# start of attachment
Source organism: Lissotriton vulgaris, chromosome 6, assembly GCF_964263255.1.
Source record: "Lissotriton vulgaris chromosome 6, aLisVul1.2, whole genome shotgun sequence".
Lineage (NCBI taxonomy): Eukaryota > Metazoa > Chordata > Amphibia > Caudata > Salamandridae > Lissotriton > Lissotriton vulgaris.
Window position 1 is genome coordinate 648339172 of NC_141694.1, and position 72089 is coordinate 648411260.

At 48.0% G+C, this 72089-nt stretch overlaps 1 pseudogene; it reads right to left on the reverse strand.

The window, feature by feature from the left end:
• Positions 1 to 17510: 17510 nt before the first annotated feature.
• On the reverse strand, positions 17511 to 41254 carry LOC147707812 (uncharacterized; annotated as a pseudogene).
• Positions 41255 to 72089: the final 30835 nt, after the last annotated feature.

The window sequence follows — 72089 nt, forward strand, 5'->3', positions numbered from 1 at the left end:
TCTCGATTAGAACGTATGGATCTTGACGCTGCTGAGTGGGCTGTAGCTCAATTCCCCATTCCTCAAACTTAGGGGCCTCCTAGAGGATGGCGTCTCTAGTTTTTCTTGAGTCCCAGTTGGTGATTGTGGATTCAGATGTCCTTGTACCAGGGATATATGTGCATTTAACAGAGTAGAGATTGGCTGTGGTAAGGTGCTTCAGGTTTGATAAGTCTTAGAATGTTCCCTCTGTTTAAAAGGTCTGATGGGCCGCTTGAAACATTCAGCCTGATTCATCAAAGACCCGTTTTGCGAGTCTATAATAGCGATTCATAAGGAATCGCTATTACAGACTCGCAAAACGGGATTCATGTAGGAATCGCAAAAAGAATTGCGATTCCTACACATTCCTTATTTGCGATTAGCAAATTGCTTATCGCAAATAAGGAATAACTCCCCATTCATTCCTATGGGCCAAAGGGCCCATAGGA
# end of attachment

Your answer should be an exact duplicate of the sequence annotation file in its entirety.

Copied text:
Source organism: Lissotriton vulgaris, chromosome 6, assembly GCF_964263255.1.
Source record: "Lissotriton vulgaris chromosome 6, aLisVul1.2, whole genome shotgun sequence".
Lineage (NCBI taxonomy): Eukaryota > Metazoa > Chordata > Amphibia > Caudata > Salamandridae > Lissotriton > Lissotriton vulgaris.
Window position 1 is genome coordinate 648339172 of NC_141694.1, and position 72089 is coordinate 648411260.

At 48.0% G+C, this 72089-nt stretch overlaps 1 pseudogene; it reads right to left on the reverse strand.

The window, feature by feature from the left end:
• Positions 1 to 17510: 17510 nt before the first annotated feature.
• On the reverse strand, positions 17511 to 41254 carry LOC147707812 (uncharacterized; annotated as a pseudogene).
• Positions 41255 to 72089: the final 30835 nt, after the last annotated feature.

The window sequence follows — 72089 nt, forward strand, 5'->3', positions numbered from 1 at the left end:
TCTCGATTAGAACGTATGGATCTTGACGCTGCTGAGTGGGCTGTAGCTCAATTCCCCATTCCTCAAACTTAGGGGCCTCCTAGAGGATGGCGTCTCTAGTTTTTCTTGAGTCCCAGTTGGTGATTGTGGATTCAGATGTCCTTGTACCAGGGATATATGTGCATTTAACAGAGTAGAGATTGGCTGTGGTAAGGTGCTTCAGGTTTGATAAGTCTTAGAATGTTCCCTCTGTTTAAAAGGTCTGATGGGCCGCTTGAAACATTCAGCCTGATTCATCAAAGACCCGTTTTGCGAGTCTATAATAGCGATTCATAAGGAATCGCTATTACAGACTCGCAAAACGGGATTCATGTAGGAATCGCAAAAAGAATTGCGATTCCTACACATTCCTTATTTGCGATTAGCAAATTGCTTATCGCAAATAAGGAATAACTCCCCATTCATTCCTATGGGCCAAAGGGCCCATAGGA